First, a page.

Stop The Overuse Of Antibiotics on Factory Farms

A GROWING THREAT TO PUBLIC HEALTH — The Centers for Disease Control and Prevention estimates that at least 23,000 Americans die every year from antibiotic-resistant bacteria, and warns that the widespread overuse of antibiotics on factory farms is putting our health at risk.

WHAT IF ANTIBIOTICS STOPPED WORKING?

If you are like most Americans, you or someone in your family has been prescribed antibiotics to treat an illness. Maybe it was a simple ear infection, or strep throat. Or maybe it was something potentially life-threatening, like pneumonia or a post-surgery infection. 

We assume that when we get an infectious illness the antibiotics our doctors prescribe for us will make us better. But what if they didn’t? Medical experts, including from the World Health Organization, are warning that if we don’t stop the overuse of antibiotics, they could stop working — with potentially grave consequences for public health.

ANTIBIOTIC OVERUSE ON FACTORY FARMS

Despite these warnings, many factory farms are giving antibiotics to healthy livestock every day. Why? Crowded and unsanitary conditions, along with other practices used on factory farms can put animals’ health at risk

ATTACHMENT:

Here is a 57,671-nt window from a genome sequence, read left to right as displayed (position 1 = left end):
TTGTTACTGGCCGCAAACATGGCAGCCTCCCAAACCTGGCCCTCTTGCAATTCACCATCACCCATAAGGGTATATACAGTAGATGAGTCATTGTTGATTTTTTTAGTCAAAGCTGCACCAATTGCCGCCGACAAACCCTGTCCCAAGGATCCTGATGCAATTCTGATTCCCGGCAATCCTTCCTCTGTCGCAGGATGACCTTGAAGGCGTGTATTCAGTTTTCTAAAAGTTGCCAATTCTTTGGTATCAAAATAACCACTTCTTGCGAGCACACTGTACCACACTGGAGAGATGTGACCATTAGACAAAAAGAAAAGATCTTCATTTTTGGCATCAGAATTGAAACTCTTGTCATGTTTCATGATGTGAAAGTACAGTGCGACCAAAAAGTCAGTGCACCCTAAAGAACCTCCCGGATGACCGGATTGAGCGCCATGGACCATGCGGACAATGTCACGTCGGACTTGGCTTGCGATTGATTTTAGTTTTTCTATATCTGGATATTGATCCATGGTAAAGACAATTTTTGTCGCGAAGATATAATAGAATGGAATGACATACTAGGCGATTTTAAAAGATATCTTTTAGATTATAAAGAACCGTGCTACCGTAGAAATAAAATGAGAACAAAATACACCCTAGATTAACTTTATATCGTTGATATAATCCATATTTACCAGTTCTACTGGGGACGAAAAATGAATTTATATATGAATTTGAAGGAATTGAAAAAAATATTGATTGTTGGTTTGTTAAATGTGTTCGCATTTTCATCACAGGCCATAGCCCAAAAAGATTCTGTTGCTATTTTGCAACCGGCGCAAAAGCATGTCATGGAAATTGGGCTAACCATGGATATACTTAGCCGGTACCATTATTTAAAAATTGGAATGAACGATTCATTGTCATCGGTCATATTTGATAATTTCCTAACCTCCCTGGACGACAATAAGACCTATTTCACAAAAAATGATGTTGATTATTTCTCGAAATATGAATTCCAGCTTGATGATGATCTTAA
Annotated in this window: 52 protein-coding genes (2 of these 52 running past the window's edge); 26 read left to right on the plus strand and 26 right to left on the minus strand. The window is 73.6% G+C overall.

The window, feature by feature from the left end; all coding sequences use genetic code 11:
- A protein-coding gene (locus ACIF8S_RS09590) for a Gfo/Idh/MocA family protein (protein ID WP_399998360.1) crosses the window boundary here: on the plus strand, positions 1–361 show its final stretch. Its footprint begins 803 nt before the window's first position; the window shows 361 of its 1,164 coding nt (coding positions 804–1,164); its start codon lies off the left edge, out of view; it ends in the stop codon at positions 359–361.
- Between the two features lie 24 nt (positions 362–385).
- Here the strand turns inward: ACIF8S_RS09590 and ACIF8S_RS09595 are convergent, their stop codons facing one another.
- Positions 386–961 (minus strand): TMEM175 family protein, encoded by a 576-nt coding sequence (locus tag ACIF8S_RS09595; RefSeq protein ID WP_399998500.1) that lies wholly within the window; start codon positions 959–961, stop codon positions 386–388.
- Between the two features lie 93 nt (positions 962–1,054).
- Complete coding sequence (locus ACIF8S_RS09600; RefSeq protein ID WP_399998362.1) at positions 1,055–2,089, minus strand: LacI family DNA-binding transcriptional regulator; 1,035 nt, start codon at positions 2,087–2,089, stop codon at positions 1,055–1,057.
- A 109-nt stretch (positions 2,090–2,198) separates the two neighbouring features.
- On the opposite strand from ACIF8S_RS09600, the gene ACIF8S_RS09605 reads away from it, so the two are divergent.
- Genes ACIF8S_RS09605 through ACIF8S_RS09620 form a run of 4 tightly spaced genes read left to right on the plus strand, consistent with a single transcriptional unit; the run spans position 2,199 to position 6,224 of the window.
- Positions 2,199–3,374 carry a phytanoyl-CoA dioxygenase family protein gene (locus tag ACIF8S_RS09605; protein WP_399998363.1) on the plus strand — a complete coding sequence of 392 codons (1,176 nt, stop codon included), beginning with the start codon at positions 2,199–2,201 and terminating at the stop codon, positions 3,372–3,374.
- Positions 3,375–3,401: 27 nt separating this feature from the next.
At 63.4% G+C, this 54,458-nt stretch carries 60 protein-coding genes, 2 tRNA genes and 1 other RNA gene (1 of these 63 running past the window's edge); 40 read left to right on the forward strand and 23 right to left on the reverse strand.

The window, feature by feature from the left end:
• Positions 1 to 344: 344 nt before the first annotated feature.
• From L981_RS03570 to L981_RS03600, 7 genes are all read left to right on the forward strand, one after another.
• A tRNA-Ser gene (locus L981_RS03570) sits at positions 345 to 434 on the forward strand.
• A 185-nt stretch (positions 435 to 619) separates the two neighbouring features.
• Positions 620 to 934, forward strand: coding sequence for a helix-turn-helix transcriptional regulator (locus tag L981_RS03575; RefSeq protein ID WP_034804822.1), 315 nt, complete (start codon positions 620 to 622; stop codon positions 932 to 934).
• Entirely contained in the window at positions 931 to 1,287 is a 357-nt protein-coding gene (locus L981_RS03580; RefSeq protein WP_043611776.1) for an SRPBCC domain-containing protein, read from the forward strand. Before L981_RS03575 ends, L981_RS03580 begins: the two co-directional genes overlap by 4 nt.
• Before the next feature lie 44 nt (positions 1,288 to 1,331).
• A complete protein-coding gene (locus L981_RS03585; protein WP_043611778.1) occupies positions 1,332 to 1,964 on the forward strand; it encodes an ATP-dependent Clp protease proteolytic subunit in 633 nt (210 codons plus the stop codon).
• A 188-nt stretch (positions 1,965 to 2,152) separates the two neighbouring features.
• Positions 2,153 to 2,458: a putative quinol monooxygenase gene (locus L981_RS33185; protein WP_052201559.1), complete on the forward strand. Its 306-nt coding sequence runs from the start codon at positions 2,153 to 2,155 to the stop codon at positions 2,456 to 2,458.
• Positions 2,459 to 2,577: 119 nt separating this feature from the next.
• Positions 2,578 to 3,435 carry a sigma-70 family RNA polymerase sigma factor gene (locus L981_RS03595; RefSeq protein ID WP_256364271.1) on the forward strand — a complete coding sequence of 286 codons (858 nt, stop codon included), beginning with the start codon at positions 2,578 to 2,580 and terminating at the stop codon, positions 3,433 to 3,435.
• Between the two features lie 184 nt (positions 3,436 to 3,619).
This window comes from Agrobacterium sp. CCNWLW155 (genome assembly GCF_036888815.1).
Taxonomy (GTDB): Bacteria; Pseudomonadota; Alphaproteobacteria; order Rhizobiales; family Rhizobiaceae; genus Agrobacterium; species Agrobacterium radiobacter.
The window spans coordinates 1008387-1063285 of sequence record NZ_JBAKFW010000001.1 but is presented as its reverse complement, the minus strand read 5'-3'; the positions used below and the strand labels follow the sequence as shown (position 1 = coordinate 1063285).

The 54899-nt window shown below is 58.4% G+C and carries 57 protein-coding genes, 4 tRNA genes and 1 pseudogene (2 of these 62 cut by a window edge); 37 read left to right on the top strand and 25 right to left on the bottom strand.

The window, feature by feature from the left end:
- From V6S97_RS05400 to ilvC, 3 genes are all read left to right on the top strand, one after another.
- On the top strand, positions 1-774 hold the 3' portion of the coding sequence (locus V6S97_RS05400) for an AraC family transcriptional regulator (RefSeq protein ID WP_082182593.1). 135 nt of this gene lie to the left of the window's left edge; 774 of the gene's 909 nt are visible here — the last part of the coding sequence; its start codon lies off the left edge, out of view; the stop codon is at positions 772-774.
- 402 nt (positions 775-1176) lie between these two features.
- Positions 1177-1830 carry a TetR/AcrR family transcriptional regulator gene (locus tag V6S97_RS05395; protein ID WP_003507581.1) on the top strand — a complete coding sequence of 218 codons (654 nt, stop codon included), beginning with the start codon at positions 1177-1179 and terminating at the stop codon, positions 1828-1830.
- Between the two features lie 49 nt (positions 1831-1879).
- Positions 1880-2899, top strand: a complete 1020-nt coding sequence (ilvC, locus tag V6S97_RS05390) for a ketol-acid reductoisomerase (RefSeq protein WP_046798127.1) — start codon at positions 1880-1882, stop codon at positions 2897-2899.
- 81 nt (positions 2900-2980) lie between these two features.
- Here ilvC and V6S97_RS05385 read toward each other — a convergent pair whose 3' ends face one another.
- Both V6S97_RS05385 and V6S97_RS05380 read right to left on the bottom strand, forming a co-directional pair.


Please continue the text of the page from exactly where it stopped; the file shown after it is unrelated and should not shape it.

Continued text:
But, instead of treating sick animals with antibiotics when they get an infection, many farming operations just distribute antibiotics to all of their animals as a preventative measure. Factory farms also discovered that giving animals a regular dose of antibiotics made them gain weight faster. And now, up to 70% of antibiotics sold in the United States are used on livestock

Antibiotics are meant to be given in precise doses to treat specific types of infections. When they are used on a daily basis by farming operations, it increases the likelihood that all kinds of bacteria, including the ones that make people sick, will develop resistance, and our life-saving medicines won't work.

According to the Centers for Disease Control and Prevention, "each year in the United States, at least 2 million people become infected with bacteria that are resistant to antibiotics, and at least 23,000 people die each year as a direct result of these infections." Abd a recent study found that unless action is taken, these infections would kill more people worldwide by 2050 than cancer does today.

HEALTH PROFESSIONALS RAISING THE ALARM